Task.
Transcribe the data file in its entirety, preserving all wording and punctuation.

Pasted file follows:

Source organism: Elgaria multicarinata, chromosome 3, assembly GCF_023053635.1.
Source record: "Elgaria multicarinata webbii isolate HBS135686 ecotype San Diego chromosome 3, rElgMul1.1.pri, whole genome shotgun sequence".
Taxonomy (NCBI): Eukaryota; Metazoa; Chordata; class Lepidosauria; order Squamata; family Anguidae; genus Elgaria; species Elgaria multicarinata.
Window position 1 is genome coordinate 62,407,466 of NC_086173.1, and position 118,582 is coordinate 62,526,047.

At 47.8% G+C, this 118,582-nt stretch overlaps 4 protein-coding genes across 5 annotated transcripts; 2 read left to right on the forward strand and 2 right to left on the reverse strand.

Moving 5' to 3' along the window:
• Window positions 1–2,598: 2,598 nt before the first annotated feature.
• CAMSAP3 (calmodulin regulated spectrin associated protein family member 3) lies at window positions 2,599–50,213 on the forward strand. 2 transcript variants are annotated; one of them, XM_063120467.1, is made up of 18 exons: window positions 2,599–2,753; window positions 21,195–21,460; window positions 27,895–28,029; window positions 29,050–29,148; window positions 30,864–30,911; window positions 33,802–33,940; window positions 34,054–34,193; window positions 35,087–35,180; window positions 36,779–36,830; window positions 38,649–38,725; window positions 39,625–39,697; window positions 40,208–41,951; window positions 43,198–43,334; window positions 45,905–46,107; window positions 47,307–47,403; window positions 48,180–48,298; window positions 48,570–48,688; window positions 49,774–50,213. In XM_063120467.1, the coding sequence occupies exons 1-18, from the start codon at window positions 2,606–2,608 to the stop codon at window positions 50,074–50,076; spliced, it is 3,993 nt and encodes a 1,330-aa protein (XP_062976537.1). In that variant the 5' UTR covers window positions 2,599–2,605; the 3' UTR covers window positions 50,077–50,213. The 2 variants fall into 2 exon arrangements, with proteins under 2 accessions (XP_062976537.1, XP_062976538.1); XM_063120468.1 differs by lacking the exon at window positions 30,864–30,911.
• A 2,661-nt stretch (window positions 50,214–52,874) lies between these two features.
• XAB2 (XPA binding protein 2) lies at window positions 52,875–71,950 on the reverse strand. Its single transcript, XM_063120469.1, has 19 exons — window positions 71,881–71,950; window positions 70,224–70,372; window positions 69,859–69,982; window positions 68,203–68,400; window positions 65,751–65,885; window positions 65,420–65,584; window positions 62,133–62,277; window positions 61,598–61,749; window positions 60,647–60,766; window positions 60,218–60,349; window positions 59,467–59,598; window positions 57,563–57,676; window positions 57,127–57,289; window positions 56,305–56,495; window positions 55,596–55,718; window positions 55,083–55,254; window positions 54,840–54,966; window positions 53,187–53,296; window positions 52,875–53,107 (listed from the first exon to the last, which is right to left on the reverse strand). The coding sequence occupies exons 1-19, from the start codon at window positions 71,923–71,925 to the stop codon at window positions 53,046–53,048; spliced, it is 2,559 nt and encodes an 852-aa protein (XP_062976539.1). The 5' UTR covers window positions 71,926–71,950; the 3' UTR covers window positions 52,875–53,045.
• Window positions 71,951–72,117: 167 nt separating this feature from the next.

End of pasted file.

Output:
Source organism: Elgaria multicarinata, chromosome 3, assembly GCF_023053635.1.
Source record: "Elgaria multicarinata webbii isolate HBS135686 ecotype San Diego chromosome 3, rElgMul1.1.pri, whole genome shotgun sequence".
Taxonomy (NCBI): Eukaryota; Metazoa; Chordata; class Lepidosauria; order Squamata; family Anguidae; genus Elgaria; species Elgaria multicarinata.
Window position 1 is genome coordinate 62,407,466 of NC_086173.1, and position 118,582 is coordinate 62,526,047.

At 47.8% G+C, this 118,582-nt stretch overlaps 4 protein-coding genes across 5 annotated transcripts; 2 read left to right on the forward strand and 2 right to left on the reverse strand.

Moving 5' to 3' along the window:
• Window positions 1–2,598: 2,598 nt before the first annotated feature.
• CAMSAP3 (calmodulin regulated spectrin associated protein family member 3) lies at window positions 2,599–50,213 on the forward strand. 2 transcript variants are annotated; one of them, XM_063120467.1, is made up of 18 exons: window positions 2,599–2,753; window positions 21,195–21,460; window positions 27,895–28,029; window positions 29,050–29,148; window positions 30,864–30,911; window positions 33,802–33,940; window positions 34,054–34,193; window positions 35,087–35,180; window positions 36,779–36,830; window positions 38,649–38,725; window positions 39,625–39,697; window positions 40,208–41,951; window positions 43,198–43,334; window positions 45,905–46,107; window positions 47,307–47,403; window positions 48,180–48,298; window positions 48,570–48,688; window positions 49,774–50,213. In XM_063120467.1, the coding sequence occupies exons 1-18, from the start codon at window positions 2,606–2,608 to the stop codon at window positions 50,074–50,076; spliced, it is 3,993 nt and encodes a 1,330-aa protein (XP_062976537.1). In that variant the 5' UTR covers window positions 2,599–2,605; the 3' UTR covers window positions 50,077–50,213. The 2 variants fall into 2 exon arrangements, with proteins under 2 accessions (XP_062976537.1, XP_062976538.1); XM_063120468.1 differs by lacking the exon at window positions 30,864–30,911.
• A 2,661-nt stretch (window positions 50,214–52,874) lies between these two features.
• XAB2 (XPA binding protein 2) lies at window positions 52,875–71,950 on the reverse strand. Its single transcript, XM_063120469.1, has 19 exons — window positions 71,881–71,950; window positions 70,224–70,372; window positions 69,859–69,982; window positions 68,203–68,400; window positions 65,751–65,885; window positions 65,420–65,584; window positions 62,133–62,277; window positions 61,598–61,749; window positions 60,647–60,766; window positions 60,218–60,349; window positions 59,467–59,598; window positions 57,563–57,676; window positions 57,127–57,289; window positions 56,305–56,495; window positions 55,596–55,718; window positions 55,083–55,254; window positions 54,840–54,966; window positions 53,187–53,296; window positions 52,875–53,107 (listed from the first exon to the last, which is right to left on the reverse strand). The coding sequence occupies exons 1-19, from the start codon at window positions 71,923–71,925 to the stop codon at window positions 53,046–53,048; spliced, it is 2,559 nt and encodes an 852-aa protein (XP_062976539.1). The 5' UTR covers window positions 71,926–71,950; the 3' UTR covers window positions 52,875–53,045.
• Window positions 71,951–72,117: 167 nt separating this feature from the next.